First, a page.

The City & the State grappling with COVID-19 rates
Stephon Johnson | 3/19/2020, 12:05 p.m.
As updates on coronavirus cases continue, New York State Gov. Andrew Cuomo and New York City Mayor Bill de Blasio have taken measures to contain the virus and the people.
COVID-19 has put the city, the state and the country on virtual lockdown. The federal government advised against crowds of 10 or more, many cities have shuttered schools, gyms, clubs and bars, movie theaters and Broadway have gone dark and restaurants have switched to takeout and delivery only. The global pandemic has led to cities like San Francisco putting the entire city on lockdown for three weeks and others to at least prepare for being sheltered-in-place.
And Cuomo, during a briefing in Albany, echoing another well-known New Yorker, wants the people to know that it’ll get worse before it gets better.
“There’s a gentleman who used to be here who used to come through that back door, wheel himself through this room, get behind a desk, dealt with every hardship, raised himself up from a wheelchair every time he had to speak,” said Cuomo. “Franklin Delano Roosevelt. He said most things better than anyone has said them since. He said, paraphrased, things are going to get worse and worse before they get better and better and the American people deserve to hear it straight from the shoulder. Tell the people the truth, tell them the facts.”
The facts, as of Tuesday, were that 1,700 people across the state tested positive for the coronavirus, 19% have been hospitalized and at least 12 have died. Cuomo expects the peak of the epidemic to be in 45 days. According to the governor, the state has 53,000 hospital beds and 3,000 ICU beds, which is short of what health officials are predicting will be needed.
“An ICU bed is different than a hospital bed,” said Cuomo. “An ICU bed has additional equipment, most notablly ventilators and that’s why you hear on the news ventilators are very hard to get globally. Why ventilators? Because we’re all talking about acutely ill mainly senior citizens who have an underlying illness.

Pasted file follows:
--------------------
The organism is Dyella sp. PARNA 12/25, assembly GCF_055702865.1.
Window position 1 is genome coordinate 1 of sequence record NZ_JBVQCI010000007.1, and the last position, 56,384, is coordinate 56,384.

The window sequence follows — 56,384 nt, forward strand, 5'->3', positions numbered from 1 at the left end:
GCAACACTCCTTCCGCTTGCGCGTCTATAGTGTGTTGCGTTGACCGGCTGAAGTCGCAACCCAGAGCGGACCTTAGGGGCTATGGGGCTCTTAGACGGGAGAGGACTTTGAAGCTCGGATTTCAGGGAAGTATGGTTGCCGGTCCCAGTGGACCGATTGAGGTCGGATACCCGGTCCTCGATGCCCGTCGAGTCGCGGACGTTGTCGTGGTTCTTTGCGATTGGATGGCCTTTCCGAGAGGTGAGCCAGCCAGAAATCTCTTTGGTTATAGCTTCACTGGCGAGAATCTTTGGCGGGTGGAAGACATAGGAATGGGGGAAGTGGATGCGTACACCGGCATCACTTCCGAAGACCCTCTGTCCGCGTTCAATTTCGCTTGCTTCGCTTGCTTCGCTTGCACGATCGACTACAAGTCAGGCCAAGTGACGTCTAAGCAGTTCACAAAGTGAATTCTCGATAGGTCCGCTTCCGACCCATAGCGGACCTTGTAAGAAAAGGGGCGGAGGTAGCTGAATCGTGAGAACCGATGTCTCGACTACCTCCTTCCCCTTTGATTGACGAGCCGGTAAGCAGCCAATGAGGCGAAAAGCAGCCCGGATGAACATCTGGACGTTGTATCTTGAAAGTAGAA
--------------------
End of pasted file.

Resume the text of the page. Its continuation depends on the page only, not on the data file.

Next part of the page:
“They have emphysema, they're battling cancer, they have heart disease, and then they get pneumonia on top of that,” continued Cuomo. “That’s the coronavirus. They need to be intubated, they need an ICU bed, and that’s the challenge.”
With the entire state impacted by COVID-19, Cuomo and other elected officials used this time to work on legislation that was proposed as part of the Governor’s Fiscal Year 2020-2021 Executive Budget proposal.
Cuomo announced a three-way agreement with the state legislature on a bill guaranteeing job protection and pay for New Yorkers who have been quarantined as a result of the coronavirus. It also included the program bill, a permanent comprehensive paid sick leave policy.
But some have advised on possible losses of tax revenue affecting that executive budget.
In a letter to Cuomo, New York State Comptroller Thomas DiNapoli estimated that tax revenue would be at least $4 billion below the projections in the Executive Budget of $87.9 billion. However, DiNapoli advised against providing a definitive answer due to an unprecedented situation.